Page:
One of the more humorous club songs now, as we visit Bramall Lane, home to Sheffield United!
(photo from Npower)
Affectionately known as The Blades, the club is undoubtedly one of the oldest and most famous in English football. And despite now residing in League 1, they still have their notoriously fanatical support, renowned for belting out "The Greasy Chip Butty Song" at home games.
However, whilst the song is reasonably well known in the footballing world, it's origins are a lot less clear. The song from which it borrowed the tune, "Annie's Song" by John Denver, was a huge hit back in 1975. It is claimed that it was first sung at an away-day victory over Stoke City in the opening match of the 1985/86 season, back when Sheffield United were in the second division. The lyrics were imaginatively reworded to include all of the simple pleasures of Yorkshire life, featuring such past times and luxuries as "a gallon of Magnet" and "a night out in Sheffield". However, other theories suggest that it may have come from a local radio jingle, whilst others suggest that United may have pinched it off someone else (more on that below).
John Denver: The man who started it all
(photo from Audiophile Paradise)
As with most football songs, there's always a bit of controversy somewhere in their history. "The Greasy Chip Butty Song" is no different, with fans of local rivals Rotherham United instead claiming that they came up with the song. This is heavily disputed though and it is widely acknowledged by most that the song is Sheffield United through and through.
The song's legacy, however, has not stopped at the borders of Sheffield. There are versions out there for other sporting teams (as is what happens with all great chants), including in Norway and Canada. It has even crossed over into completely different sports, with St Helens Rugby Club having their own variation in which they pride themselves on Greenalls ale and kebabs. The Chengdu Blades (Sheffield United's Chinese sister team) also has their own unique version, written by newspaper The Star. The hilarious lyrics are as follows:
"You fill up my senses/ Like a gallon of soy sauce/ Like a packet of chopsticks/ Like a good crispy duck/ Like a night out in Chengdu/ Like a greasy egg noodle/ Like Chengdu United/ Come thrill me again."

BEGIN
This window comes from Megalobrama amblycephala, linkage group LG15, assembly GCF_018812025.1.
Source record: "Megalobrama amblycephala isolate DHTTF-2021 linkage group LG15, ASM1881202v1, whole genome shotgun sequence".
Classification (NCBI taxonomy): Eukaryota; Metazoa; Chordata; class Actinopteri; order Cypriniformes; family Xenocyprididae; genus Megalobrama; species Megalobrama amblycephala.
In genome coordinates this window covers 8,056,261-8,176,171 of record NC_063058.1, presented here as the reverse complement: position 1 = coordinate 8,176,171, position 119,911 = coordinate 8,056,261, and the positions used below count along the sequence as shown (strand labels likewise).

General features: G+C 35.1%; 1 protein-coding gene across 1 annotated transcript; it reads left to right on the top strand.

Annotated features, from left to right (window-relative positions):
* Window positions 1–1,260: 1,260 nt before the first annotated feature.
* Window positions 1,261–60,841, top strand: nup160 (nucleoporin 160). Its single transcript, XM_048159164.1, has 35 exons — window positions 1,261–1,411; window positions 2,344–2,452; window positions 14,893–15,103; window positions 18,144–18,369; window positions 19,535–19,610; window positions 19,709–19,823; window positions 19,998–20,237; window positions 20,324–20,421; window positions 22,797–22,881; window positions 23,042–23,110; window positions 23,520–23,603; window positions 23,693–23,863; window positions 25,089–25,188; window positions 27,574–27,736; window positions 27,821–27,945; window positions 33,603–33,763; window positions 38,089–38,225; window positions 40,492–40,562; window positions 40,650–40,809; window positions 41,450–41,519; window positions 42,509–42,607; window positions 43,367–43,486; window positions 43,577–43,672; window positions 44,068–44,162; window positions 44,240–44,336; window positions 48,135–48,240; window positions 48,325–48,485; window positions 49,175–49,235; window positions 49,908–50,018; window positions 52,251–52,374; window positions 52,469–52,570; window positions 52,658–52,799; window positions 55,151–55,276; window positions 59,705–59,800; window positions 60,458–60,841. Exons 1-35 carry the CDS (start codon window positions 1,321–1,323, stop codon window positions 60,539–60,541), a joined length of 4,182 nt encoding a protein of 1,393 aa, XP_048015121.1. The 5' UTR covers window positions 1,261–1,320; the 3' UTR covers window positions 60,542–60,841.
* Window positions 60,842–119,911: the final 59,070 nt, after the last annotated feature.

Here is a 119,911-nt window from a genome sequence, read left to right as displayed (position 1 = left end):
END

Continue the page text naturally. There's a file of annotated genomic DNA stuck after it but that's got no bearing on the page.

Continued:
And, on that note, let's have a listen to the Sheffield-based original, recorded just before the fiery Steel City derby with Sheffield Wednesday.
(I've also posted the lyrics below as they can be quite hard to pick out in the video)
"You fill up my senses/ Like a gallon of Magnet/ Like a packet of Woodbines/ Like a good pinch of snuff/ Like a night out in Sheffield/ Like a greasy chip butty/ Like Sheffield United/ Come fill me again.... Na Na Na Naa Naa Naaaaa, ooo!"
As with every post for traditional club songs, I got the opinions of a few Blades fans to give you, the readers a bit of perspective. For this, I got in contact with fans via The Student Room and the S24SU forum.
Jack (18), from Sheffield, said, "I think it's great that we have our own distinctive anthem. It always gets me psyched up, especially just before the big derby (with Sheffield Wednesday)!"
Gemma (26), from Ipswich, reinforced the fact that it is special only to them. "It's obviously "our" song and there's nothing like the whole crowd singing it just before a big game. It's also only relevant to people who live in Sheffield, which makes it much more special."
Paul (44), from Gosport, told me about a recent development in the fans' singing habits. "Before, it was only really ever sung at home games. But more recently, we've been singing it at away games as well. The good thing is, the home fans don't really have any reply one it get's up and going."
Riley (24), from Chester, took issue with this new habit though. "It's a good song to sing but it's hard to get going at away games. At home, they play the first line over the tannoy so everyone can come in at the same time but, away, you need one dedicated singer to take the lead at just the right time. At bigger stadiums, including Wembley, it just doesn't work."
As for "The Greasy Chip Butty Song", you can debate the pleasures of Sheffield mentioned but no-one can argue the passion with which it is sung.
Thanks for reading folks!